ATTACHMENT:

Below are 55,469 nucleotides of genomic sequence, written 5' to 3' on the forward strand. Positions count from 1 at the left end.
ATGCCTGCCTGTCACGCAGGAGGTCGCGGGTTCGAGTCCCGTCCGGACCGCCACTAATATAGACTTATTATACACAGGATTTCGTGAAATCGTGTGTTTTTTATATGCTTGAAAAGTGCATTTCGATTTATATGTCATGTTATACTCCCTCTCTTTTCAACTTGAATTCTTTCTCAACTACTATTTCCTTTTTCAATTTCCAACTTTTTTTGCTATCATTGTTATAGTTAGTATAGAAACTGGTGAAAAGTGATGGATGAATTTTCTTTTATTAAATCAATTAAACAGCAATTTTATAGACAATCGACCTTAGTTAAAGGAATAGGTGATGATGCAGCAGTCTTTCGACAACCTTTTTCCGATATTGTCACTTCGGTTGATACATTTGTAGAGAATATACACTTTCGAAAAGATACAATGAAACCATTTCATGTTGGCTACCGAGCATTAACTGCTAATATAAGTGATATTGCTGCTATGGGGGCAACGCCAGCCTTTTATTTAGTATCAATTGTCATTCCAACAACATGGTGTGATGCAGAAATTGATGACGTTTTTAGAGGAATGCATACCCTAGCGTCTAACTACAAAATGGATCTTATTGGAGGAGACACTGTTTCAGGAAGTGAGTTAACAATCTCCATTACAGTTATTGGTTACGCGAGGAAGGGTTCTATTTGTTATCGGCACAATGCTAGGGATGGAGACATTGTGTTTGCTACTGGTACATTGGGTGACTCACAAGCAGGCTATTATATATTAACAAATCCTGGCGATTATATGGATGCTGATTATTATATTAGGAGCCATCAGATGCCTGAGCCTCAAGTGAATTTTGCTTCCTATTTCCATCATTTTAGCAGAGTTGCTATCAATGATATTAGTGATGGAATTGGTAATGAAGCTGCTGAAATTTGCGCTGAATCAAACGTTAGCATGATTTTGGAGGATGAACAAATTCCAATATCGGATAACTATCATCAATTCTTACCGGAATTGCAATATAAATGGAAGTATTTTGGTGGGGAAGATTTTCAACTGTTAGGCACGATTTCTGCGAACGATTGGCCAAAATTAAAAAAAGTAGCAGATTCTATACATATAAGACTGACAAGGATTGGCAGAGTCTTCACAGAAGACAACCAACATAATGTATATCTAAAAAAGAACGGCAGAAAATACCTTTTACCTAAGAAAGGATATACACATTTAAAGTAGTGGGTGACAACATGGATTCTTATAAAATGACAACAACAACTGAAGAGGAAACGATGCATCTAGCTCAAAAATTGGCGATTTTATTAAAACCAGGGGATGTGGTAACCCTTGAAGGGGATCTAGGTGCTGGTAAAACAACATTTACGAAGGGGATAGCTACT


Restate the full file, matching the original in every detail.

Below are 55,469 nucleotides of genomic sequence, written 5' to 3' on the forward strand. Positions count from 1 at the left end.
ATGCCTGCCTGTCACGCAGGAGGTCGCGGGTTCGAGTCCCGTCCGGACCGCCACTAATATAGACTTATTATACACAGGATTTCGTGAAATCGTGTGTTTTTTATATGCTTGAAAAGTGCATTTCGATTTATATGTCATGTTATACTCCCTCTCTTTTCAACTTGAATTCTTTCTCAACTACTATTTCCTTTTTCAATTTCCAACTTTTTTTGCTATCATTGTTATAGTTAGTATAGAAACTGGTGAAAAGTGATGGATGAATTTTCTTTTATTAAATCAATTAAACAGCAATTTTATAGACAATCGACCTTAGTTAAAGGAATAGGTGATGATGCAGCAGTCTTTCGACAACCTTTTTCCGATATTGTCACTTCGGTTGATACATTTGTAGAGAATATACACTTTCGAAAAGATACAATGAAACCATTTCATGTTGGCTACCGAGCATTAACTGCTAATATAAGTGATATTGCTGCTATGGGGGCAACGCCAGCCTTTTATTTAGTATCAATTGTCATTCCAACAACATGGTGTGATGCAGAAATTGATGACGTTTTTAGAGGAATGCATACCCTAGCGTCTAACTACAAAATGGATCTTATTGGAGGAGACACTGTTTCAGGAAGTGAGTTAACAATCTCCATTACAGTTATTGGTTACGCGAGGAAGGGTTCTATTTGTTATCGGCACAATGCTAGGGATGGAGACATTGTGTTTGCTACTGGTACATTGGGTGACTCACAAGCAGGCTATTATATATTAACAAATCCTGGCGATTATATGGATGCTGATTATTATATTAGGAGCCATCAGATGCCTGAGCCTCAAGTGAATTTTGCTTCCTATTTCCATCATTTTAGCAGAGTTGCTATCAATGATATTAGTGATGGAATTGGTAATGAAGCTGCTGAAATTTGCGCTGAATCAAACGTTAGCATGATTTTGGAGGATGAACAAATTCCAATATCGGATAACTATCATCAATTCTTACCGGAATTGCAATATAAATGGAAGTATTTTGGTGGGGAAGATTTTCAACTGTTAGGCACGATTTCTGCGAACGATTGGCCAAAATTAAAAAAAGTAGCAGATTCTATACATATAAGACTGACAAGGATTGGCAGAGTCTTCACAGAAGACAACCAACATAATGTATATCTAAAAAAGAACGGCAGAAAATACCTTTTACCTAAGAAAGGATATACACATTTAAAGTAGTGGGTGACAACATGGATTCTTATAAAATGACAACAACAACTGAAGAGGAAACGATGCATCTAGCTCAAAAATTGGCGATTTTATTAAAACCAGGGGATGTGGTAACCCTTGAAGGGGATCTAGGTGCTGGTAAAACAACATTTACGAAGGGGATAGCTACT